Jollie's Cumberland Guide & Directory 1811, Part 2



Tour through the Lakes, &c.

LED on in the progress of this work by the alluring objects on the sea-coast, where trade and navigation interest the mind so greatly, we have left behind us a large tract of country within the limits of Allerdale Ward above Derwent; where a multitude of scenes form a striking contrast to those we have already traversed. We shall therefore make our further progress from Cockermouth, leaving Bassenthwaite on our left to Keswick, along the Winlater1 road; the alpine passes of which form an ascent of 5 miles up a stupendous height, sweeping around the foot of the mountain, and taking the course of every little valley. In some parts you catch the prospect of small recesses, where stand cottages in a solitary and romantic situation, highly pastured. In other parts you look down from such tremendous precipices, on whose brink you are travelling, that from the windows of the carriage the aspect and appearance are alarming. The lake of Bassenthwaite looks from thence like a goomy2 abyss, and the vale about Keswick, with the lake of Derwent-water, appears as inchanted ground: about 2 miles from Cockermouth, and scarcely a mile to our left, lies the chapel of Embleton. A little further is Setmurthy, a village with a small chapel, which, after being three times augmented, is now worth about 30 a year, before which the curate had a precarious income, not exceeding 20s. a year in money payment. But an actual custom subsisted of allowing the poor minister a whittle-gate: he was privileged to go from house to house in the chapelry, and stay a certain number of days at each place, where he was permitted to enter his whittle or knife with the rest of the household, and share the provisions of the family. This custom is remembered by persons yet living.

We now emerge from this gigantic scene into the vale of Lorton, through which the Cocker runs - a theatre formed of stupendous heights, above 3 miles in diameter, beautified with rich meadow eminences, covered with wood and scattered hamlets, and perpendicular lofty cliffs bursting from the sides of the surrounding mountains. Lorton is a chapelry under Brigham; and Wythop lies to the north east, and has also a small chapel. Brackenthwaite lies on the road to the lakes of Lowes-water and Buttermere. - We first come to the lake of Lowes-water, a long canal, not a quarter of a mile broad, and about a mile long. The margin is chiefly cultivated; the rest clothed with fine herbage, and coppices of young trees. The land ascends on every side, and swells into mountains, of which Carling-knot is the most picturesque. About a mile distant is Crummock-water, - its greatest length 3 miles, and breadth 1 mile, the margin of which is cultivated ground, with coppices of wood, and the scenes are extremely beautiful; and on a narrow scale afford the painter finer lessons than the larger lakes, as they comprehend a great variety of objects drawn within the compass of the eye, without shifting. The bosom of this lake is beautified with three small islands; and there is a fine water-fall3 here, worthy the traveller's attention.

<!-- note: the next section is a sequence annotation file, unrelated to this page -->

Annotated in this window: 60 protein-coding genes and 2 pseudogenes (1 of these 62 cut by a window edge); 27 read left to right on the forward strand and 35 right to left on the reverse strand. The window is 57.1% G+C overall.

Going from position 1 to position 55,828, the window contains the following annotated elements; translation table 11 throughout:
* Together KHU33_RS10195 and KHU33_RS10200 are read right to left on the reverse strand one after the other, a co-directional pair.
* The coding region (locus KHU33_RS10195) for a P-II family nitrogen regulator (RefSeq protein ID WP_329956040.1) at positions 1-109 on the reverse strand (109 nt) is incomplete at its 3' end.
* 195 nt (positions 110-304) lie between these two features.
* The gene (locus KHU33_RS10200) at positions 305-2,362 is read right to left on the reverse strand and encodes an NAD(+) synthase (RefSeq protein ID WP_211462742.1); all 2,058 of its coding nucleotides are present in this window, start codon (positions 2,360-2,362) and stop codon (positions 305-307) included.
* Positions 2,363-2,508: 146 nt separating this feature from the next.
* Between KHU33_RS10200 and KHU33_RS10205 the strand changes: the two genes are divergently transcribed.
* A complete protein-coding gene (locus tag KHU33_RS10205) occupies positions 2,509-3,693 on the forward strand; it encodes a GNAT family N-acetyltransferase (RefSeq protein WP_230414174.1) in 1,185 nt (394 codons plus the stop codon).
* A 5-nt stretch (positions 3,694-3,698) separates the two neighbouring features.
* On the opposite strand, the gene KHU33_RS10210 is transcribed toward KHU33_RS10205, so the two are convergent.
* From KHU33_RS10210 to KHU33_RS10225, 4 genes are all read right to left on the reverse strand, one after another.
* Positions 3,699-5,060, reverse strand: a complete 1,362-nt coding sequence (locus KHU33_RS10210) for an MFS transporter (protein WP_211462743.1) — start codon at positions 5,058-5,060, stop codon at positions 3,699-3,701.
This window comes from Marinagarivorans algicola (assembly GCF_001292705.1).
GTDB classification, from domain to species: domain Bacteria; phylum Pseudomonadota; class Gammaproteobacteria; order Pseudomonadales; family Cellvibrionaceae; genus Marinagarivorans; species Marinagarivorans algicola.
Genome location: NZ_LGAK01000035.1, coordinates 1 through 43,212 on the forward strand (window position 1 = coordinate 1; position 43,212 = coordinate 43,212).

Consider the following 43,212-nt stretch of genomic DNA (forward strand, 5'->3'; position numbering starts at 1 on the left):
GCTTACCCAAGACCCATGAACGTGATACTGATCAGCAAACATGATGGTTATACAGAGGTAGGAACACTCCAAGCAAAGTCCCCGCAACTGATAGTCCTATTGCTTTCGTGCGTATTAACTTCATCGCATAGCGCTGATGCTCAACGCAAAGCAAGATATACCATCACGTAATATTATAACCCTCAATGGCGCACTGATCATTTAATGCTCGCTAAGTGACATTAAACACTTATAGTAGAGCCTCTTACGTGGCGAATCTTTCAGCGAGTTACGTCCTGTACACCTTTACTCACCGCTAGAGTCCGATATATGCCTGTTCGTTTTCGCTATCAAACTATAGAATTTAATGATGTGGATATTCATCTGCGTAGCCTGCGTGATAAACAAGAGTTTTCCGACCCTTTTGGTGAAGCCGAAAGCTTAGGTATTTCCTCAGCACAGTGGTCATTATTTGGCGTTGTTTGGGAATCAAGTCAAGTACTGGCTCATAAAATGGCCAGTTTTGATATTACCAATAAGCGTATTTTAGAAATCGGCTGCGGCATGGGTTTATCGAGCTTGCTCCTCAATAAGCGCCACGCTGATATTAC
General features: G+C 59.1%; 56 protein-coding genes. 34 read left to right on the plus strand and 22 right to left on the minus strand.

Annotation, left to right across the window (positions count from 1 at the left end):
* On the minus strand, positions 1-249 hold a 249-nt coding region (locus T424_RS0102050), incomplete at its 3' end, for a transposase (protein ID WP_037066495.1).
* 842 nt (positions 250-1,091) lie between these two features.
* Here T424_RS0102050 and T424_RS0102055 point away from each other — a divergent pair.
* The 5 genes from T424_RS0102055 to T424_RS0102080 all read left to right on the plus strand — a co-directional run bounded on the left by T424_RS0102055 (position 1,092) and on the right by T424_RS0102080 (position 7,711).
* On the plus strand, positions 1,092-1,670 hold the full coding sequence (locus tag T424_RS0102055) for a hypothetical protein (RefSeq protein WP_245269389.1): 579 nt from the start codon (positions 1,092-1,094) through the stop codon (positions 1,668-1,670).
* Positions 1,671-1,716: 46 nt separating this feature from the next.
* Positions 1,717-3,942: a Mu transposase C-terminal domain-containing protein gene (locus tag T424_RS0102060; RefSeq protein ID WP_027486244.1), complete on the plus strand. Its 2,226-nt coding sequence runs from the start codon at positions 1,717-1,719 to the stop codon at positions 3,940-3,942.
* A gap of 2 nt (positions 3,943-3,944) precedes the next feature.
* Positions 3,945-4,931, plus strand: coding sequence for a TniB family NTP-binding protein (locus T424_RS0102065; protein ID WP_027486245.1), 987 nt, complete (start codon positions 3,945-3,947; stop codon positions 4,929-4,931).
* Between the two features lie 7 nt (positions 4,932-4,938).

Within less than a mile is Buttermere, the scenes of which have been admired by public writers. It is about a mile and a half long, and a quarter of a mile broad: its situation is very retired; the western side is closed in by a long range of mountains, which fall precipitately almost to the very borders of the water, while the opposite side is woody, forming a beautiful contrast. A cataract, called Low-milk-force, near the bottom of this lake, is computed to fall upwards of 300 yards down a rocky precipice.